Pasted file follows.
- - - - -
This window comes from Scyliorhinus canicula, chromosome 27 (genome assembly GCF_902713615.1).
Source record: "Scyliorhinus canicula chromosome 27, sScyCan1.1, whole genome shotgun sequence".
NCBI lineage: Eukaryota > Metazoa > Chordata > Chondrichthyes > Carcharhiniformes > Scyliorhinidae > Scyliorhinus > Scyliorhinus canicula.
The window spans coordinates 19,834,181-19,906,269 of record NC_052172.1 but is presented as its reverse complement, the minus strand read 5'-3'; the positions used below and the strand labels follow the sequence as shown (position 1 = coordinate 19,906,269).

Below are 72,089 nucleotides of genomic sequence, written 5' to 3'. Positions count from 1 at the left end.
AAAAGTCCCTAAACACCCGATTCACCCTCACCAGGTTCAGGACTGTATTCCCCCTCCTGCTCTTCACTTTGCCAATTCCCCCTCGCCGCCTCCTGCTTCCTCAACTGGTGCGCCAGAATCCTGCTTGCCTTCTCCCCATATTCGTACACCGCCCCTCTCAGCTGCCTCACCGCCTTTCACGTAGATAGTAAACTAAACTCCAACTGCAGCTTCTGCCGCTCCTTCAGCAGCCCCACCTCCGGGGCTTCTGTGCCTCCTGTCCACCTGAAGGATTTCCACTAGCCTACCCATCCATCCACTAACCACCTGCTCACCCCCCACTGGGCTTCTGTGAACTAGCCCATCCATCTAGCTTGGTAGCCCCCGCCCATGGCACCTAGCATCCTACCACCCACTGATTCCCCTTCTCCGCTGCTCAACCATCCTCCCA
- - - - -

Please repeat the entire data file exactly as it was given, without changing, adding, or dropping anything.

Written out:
This window comes from Scyliorhinus canicula, chromosome 27 (genome assembly GCF_902713615.1).
Source record: "Scyliorhinus canicula chromosome 27, sScyCan1.1, whole genome shotgun sequence".
NCBI lineage: Eukaryota > Metazoa > Chordata > Chondrichthyes > Carcharhiniformes > Scyliorhinidae > Scyliorhinus > Scyliorhinus canicula.
The window spans coordinates 19,834,181-19,906,269 of record NC_052172.1 but is presented as its reverse complement, the minus strand read 5'-3'; the positions used below and the strand labels follow the sequence as shown (position 1 = coordinate 19,906,269).

Below are 72,089 nucleotides of genomic sequence, written 5' to 3'. Positions count from 1 at the left end.
AAAAGTCCCTAAACACCCGATTCACCCTCACCAGGTTCAGGACTGTATTCCCCCTCCTGCTCTTCACTTTGCCAATTCCCCCTCGCCGCCTCCTGCTTCCTCAACTGGTGCGCCAGAATCCTGCTTGCCTTCTCCCCATATTCGTACACCGCCCCTCTCAGCTGCCTCACCGCCTTTCACGTAGATAGTAAACTAAACTCCAACTGCAGCTTCTGCCGCTCCTTCAGCAGCCCCACCTCCGGGGCTTCTGTGCCTCCTGTCCACCTGAAGGATTTCCACTAGCCTACCCATCCATCCACTAACCACCTGCTCACCCCCCACTGGGCTTCTGTGAACTAGCCCATCCATCTAGCTTGGTAGCCCCCGCCCATGGCACCTAGCATCCTACCACCCACTGATTCCCCTTCTCCGCTGCTCAACCATCCTCCCA